Self-sufficiency policy and irrigated rice productivity in the Senegal River Valley uri icon

abstract

  • Senegal's high dependence on rice imports exposes the country to international market shocks with concomitant serious risks for food security. Since 2011 and triggered by high international prices, several initiatives to upgrade the rice value chain have emerged in the private sector. However, the major constraint private investors are currently facing is the insufficient supply of Senegal River Valley (SRV) paddy rice, implying that investment in productivity is becoming vital for the continuation of their operations, which are currently running below their optimum. The Senegalese government is investing heavily in the national rice sector, with the ambitious objective of achieving self-sufficiency in the year 2015. However, the program focuses primarily on extension of the area grown rather than increased productivity. We provide econometric support for policy making by assessing the determinants of productivity and technical efficiency in irrigated rice production systems through a five-year panel dataset of small-scale irrigated rice farms in the SRV. We found that due to the exacerbation of biological and institutional constraints in the SRV, rice growers had difficulties in maintaining productivity of their land. These constraints prevented them from further intensification, jeopardizing the national objective of self-sufficiency. Farmers exhibited modest technical efficiency levels, suggesting that, in addition to the proposed intensification strategies, substantial efforts in extension services will be required in order to achieve the goal of self-sufficiency. Improved weed and bird control as well as technological, organizational and institutional improvements were identified as key factors for boosting productivity and technical efficiency and, hence, these are target areas needing attention by Senegalese farmers and policy makers in their quest for increased food security.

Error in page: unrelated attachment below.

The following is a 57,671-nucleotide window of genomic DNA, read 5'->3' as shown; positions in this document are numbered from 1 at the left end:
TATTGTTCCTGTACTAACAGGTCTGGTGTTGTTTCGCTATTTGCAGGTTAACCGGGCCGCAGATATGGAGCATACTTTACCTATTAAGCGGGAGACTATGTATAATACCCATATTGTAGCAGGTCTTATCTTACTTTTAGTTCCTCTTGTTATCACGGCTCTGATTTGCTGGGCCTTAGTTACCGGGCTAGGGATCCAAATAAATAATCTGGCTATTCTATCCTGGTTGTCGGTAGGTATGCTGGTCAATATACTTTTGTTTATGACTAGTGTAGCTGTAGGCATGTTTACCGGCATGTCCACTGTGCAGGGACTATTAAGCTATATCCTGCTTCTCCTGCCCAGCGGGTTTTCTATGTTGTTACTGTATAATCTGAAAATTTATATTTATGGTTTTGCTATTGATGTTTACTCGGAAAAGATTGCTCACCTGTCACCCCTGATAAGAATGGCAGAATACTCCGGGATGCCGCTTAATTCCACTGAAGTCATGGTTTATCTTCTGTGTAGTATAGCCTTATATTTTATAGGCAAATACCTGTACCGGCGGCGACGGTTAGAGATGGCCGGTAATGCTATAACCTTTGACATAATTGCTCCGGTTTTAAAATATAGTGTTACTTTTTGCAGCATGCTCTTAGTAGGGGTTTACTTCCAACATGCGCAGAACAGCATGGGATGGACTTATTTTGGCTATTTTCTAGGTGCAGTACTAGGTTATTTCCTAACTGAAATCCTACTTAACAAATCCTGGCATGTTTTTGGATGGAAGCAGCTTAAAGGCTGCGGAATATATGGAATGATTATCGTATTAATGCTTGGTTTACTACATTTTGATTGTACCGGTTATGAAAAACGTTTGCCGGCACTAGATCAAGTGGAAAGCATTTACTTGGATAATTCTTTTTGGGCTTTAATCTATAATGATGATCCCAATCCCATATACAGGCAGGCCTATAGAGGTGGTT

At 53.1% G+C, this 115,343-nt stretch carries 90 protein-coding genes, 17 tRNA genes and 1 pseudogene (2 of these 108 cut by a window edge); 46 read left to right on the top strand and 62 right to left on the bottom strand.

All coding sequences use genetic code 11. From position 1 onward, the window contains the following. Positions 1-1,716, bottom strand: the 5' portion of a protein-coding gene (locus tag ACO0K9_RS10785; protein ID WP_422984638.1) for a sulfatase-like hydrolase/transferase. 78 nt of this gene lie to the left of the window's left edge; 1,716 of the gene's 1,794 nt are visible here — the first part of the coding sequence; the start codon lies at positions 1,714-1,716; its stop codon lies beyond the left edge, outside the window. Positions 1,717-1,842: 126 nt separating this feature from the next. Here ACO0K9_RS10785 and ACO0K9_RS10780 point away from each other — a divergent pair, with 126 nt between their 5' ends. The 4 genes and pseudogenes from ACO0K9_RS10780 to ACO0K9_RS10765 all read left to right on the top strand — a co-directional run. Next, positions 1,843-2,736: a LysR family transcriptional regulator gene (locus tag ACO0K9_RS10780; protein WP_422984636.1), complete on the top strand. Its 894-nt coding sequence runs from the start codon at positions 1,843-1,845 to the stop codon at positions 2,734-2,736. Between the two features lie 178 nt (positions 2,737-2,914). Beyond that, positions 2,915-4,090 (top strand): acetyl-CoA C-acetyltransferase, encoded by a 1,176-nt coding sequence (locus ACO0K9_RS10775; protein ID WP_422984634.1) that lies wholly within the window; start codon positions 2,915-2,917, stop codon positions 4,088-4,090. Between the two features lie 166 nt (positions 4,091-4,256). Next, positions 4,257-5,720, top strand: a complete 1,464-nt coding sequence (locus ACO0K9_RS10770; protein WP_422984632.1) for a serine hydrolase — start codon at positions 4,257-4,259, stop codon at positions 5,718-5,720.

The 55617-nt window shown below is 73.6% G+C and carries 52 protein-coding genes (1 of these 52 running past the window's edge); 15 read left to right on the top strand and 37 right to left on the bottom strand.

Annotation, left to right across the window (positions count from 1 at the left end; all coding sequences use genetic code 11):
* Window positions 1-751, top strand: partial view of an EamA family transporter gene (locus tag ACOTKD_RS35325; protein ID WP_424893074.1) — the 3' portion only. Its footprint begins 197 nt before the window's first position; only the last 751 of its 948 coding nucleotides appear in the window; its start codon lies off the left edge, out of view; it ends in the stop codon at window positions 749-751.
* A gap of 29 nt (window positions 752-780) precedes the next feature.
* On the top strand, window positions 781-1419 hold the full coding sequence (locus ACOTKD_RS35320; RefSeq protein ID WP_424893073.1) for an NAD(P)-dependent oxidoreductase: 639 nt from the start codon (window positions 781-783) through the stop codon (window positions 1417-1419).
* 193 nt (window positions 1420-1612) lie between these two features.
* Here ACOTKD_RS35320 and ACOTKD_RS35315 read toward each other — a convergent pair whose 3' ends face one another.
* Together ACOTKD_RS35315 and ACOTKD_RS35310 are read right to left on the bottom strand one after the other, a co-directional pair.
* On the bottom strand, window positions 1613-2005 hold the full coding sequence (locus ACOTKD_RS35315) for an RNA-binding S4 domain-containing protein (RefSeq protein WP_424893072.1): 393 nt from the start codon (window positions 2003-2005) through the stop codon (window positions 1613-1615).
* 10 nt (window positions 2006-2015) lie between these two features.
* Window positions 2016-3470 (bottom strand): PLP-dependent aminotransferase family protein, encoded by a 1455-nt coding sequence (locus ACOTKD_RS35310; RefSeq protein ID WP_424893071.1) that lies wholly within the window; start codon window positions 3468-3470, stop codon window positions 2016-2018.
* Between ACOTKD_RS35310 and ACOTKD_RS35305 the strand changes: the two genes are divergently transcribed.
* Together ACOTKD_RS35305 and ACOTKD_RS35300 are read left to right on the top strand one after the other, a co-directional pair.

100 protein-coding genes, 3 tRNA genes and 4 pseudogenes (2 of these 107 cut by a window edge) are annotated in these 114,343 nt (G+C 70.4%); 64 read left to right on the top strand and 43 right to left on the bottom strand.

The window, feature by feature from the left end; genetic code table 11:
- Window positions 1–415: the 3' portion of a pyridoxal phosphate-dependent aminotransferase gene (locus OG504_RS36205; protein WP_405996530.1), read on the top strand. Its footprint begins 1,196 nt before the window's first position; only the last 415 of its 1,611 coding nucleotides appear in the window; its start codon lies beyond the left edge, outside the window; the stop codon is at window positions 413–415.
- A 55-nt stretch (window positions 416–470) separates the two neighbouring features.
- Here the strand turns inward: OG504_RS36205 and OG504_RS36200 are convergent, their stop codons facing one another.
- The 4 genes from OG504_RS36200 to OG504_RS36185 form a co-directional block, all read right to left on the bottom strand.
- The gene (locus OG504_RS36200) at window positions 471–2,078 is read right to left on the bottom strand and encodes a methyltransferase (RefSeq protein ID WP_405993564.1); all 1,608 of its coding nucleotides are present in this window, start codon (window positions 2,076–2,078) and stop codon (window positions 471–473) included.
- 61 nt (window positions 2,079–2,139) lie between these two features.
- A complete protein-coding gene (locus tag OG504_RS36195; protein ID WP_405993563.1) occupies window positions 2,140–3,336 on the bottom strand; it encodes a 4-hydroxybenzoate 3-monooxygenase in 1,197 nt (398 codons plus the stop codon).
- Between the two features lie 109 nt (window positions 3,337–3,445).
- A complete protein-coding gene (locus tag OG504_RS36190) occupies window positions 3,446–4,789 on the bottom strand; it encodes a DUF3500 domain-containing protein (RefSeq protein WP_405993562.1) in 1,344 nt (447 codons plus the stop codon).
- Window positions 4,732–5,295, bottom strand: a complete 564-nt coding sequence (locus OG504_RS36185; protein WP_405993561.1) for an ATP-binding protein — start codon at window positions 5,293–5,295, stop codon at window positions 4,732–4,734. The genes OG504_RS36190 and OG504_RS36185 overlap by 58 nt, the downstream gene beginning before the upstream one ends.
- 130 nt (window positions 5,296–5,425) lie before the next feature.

publication date

  • 2013
  • 2013